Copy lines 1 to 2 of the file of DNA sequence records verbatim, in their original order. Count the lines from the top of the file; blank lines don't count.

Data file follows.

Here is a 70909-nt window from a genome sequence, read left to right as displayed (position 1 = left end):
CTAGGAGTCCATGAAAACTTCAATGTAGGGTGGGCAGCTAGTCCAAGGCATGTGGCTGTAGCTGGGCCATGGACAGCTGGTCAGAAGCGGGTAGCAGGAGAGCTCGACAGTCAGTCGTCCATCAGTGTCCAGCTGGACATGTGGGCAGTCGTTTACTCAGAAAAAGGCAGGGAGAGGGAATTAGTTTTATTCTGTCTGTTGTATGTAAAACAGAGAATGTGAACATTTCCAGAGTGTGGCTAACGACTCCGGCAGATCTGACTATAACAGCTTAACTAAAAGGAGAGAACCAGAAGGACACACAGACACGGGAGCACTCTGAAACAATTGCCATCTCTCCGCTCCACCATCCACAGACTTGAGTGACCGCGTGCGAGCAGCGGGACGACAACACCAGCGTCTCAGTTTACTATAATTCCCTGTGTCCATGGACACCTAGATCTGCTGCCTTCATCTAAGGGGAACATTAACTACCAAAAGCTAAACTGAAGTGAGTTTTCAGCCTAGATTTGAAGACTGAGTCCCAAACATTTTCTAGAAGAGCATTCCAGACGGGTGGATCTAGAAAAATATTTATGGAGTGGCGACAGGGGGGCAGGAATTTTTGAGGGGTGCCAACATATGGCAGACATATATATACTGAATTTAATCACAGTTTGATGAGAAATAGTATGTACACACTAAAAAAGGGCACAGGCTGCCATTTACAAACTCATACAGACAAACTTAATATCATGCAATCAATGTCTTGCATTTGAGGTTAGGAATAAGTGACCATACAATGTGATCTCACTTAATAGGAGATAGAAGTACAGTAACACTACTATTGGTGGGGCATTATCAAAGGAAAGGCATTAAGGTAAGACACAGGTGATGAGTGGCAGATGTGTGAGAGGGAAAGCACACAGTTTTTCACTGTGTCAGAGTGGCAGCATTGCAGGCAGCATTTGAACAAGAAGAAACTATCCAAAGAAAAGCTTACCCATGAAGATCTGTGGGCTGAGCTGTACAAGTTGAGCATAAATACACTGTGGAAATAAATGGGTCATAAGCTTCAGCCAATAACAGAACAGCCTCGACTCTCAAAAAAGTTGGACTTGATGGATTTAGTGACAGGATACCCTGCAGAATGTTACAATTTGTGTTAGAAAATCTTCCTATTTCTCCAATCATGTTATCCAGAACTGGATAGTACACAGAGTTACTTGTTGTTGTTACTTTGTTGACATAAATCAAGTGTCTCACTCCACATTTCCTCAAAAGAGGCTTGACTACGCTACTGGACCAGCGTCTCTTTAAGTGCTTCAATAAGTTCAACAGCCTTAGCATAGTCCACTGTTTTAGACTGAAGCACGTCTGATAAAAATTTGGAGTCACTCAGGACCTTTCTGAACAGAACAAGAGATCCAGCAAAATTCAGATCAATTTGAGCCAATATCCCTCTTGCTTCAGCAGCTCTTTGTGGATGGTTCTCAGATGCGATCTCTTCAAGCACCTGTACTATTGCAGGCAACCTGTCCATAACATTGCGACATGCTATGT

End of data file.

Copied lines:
Here is a 70909-nt window from a genome sequence, read left to right as displayed (position 1 = left end):
CTAGGAGTCCATGAAAACTTCAATGTAGGGTGGGCAGCTAGTCCAAGGCATGTGGCTGTAGCTGGGCCATGGACAGCTGGTCAGAAGCGGGTAGCAGGAGAGCTCGACAGTCAGTCGTCCATCAGTGTCCAGCTGGACATGTGGGCAGTCGTTTACTCAGAAAAAGGCAGGGAGAGGGAATTAGTTTTATTCTGTCTGTTGTATGTAAAACAGAGAATGTGAACATTTCCAGAGTGTGGCTAACGACTCCGGCAGATCTGACTATAACAGCTTAACTAAAAGGAGAGAACCAGAAGGACACACAGACACGGGAGCACTCTGAAACAATTGCCATCTCTCCGCTCCACCATCCACAGACTTGAGTGACCGCGTGCGAGCAGCGGGACGACAACACCAGCGTCTCAGTTTACTATAATTCCCTGTGTCCATGGACACCTAGATCTGCTGCCTTCATCTAAGGGGAACATTAACTACCAAAAGCTAAACTGAAGTGAGTTTTCAGCCTAGATTTGAAGACTGAGTCCCAAACATTTTCTAGAAGAGCATTCCAGACGGGTGGATCTAGAAAAATATTTATGGAGTGGCGACAGGGGGGCAGGAATTTTTGAGGGGTGCCAACATATGGCAGACATATATATACTGAATTTAATCACAGTTTGATGAGAAATAGTATGTACACACTAAAAAAGGGCACAGGCTGCCATTTACAAACTCATACAGACAAACTTAATATCATGCAATCAATGTCTTGCATTTGAGGTTAGGAATAAGTGACCATACAATGTGATCTCACTTAATAGGAGATAGAAGTACAGTAACACTACTATTGGTGGGGCATTATCAAAGGAAAGGCATTAAGGTAAGACACAGGTGATGAGTGGCAGATGTGTGAGAGGGAAAGCACACAGTTTTTCACTGTGTCAGAGTGGCAGCATTGCAGGCAGCATTTGAACAAGAAGAAACTATCCAAAGAAAAGCTTACCCATGAAGATCTGTGGGCTGAGCTGTACAAGTTGAGCATAAATACACTGTGGAAATAAATGGGTCATAAGCTTCAGCCAATAACAGAACAGCCTCGACTCTCAAAAAAGTTGGACTTGATGGATTTAGTGACAGGATACCCTGCAGAATGTTACAATTTGTGTTAGAAAATCTTCCTATTTCTCCAATCATGTTATCCAGAACTGGATAGTACACAGAGTTACTTGTTGTTGTTACTTTGTTGACATAAATCAAGTGTCTCACTCCACATTTCCTCAAAAGAGGCTTGACTACGCTACTGGACCAGCGTCTCTTTAAGTGCTTCAATAAGTTCAACAGCCTTAGCATAGTCCACTGTTTTAGACTGAAGCACGTCTGATAAAAATTTGGAGTCACTCAGGACCTTTCTGAACAGAACAAGAGATCCAGCAAAATTCAGATCAATTTGAGCCAATATCCCTCTTGCTTCAGCAGCTCTTTGTGGATGGTTCTCAGATGCGATCTCTTCAAGCACCTGTACTATTGCAGGCAACCTGTCCATAACATTGCGACATGCTATGT